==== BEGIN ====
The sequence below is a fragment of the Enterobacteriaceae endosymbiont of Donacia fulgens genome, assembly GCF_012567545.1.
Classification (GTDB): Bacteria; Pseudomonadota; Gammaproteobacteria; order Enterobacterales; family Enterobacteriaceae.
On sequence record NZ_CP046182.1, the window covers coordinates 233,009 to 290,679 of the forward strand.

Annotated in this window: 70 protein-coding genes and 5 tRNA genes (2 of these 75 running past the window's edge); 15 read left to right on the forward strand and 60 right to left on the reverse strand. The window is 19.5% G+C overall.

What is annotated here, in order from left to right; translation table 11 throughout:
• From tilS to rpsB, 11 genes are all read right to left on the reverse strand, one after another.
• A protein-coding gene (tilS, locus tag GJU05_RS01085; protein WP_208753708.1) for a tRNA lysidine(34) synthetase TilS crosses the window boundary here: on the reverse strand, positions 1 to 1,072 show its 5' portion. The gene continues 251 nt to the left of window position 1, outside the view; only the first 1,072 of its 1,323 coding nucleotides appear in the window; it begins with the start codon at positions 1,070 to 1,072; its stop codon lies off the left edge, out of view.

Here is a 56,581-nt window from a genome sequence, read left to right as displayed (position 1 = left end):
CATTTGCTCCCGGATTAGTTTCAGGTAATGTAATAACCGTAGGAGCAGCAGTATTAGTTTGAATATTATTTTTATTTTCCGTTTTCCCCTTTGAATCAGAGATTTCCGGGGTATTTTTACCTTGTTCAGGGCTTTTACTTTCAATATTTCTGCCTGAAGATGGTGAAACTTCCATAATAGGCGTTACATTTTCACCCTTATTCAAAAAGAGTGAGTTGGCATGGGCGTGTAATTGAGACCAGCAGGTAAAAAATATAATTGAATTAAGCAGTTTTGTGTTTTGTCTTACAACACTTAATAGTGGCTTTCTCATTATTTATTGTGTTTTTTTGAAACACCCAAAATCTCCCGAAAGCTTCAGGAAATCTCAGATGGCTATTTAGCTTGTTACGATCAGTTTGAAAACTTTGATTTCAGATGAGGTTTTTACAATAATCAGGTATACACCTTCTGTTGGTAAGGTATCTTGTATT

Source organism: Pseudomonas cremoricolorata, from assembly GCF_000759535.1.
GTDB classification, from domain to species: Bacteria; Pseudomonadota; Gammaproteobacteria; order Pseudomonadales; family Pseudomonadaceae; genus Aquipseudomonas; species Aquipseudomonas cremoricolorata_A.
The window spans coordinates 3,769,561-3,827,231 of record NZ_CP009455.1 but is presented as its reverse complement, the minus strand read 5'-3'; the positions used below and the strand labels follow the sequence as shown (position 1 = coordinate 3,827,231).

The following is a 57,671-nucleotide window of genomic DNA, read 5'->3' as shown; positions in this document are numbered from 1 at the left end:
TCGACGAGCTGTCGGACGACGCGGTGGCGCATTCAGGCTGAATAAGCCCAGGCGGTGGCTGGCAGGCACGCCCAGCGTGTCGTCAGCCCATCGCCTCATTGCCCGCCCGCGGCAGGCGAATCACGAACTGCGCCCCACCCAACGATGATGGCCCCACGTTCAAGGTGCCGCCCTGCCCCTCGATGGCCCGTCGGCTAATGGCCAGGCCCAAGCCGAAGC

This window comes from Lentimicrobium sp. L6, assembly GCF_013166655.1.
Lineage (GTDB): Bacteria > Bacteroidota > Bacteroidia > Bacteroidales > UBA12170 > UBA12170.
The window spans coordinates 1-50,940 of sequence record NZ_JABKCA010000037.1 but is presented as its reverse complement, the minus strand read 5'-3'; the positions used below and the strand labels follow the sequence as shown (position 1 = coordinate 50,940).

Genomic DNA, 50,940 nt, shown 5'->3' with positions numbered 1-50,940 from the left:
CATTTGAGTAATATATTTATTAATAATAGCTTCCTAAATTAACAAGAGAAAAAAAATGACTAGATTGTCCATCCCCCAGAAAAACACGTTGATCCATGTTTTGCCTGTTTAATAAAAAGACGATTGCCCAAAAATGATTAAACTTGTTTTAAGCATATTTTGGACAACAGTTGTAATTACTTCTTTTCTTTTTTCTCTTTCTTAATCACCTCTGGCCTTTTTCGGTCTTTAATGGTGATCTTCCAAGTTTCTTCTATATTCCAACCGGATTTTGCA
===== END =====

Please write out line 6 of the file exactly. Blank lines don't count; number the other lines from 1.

• From tilS to rpsB, 11 genes are all read right to left on the reverse strand, one after another.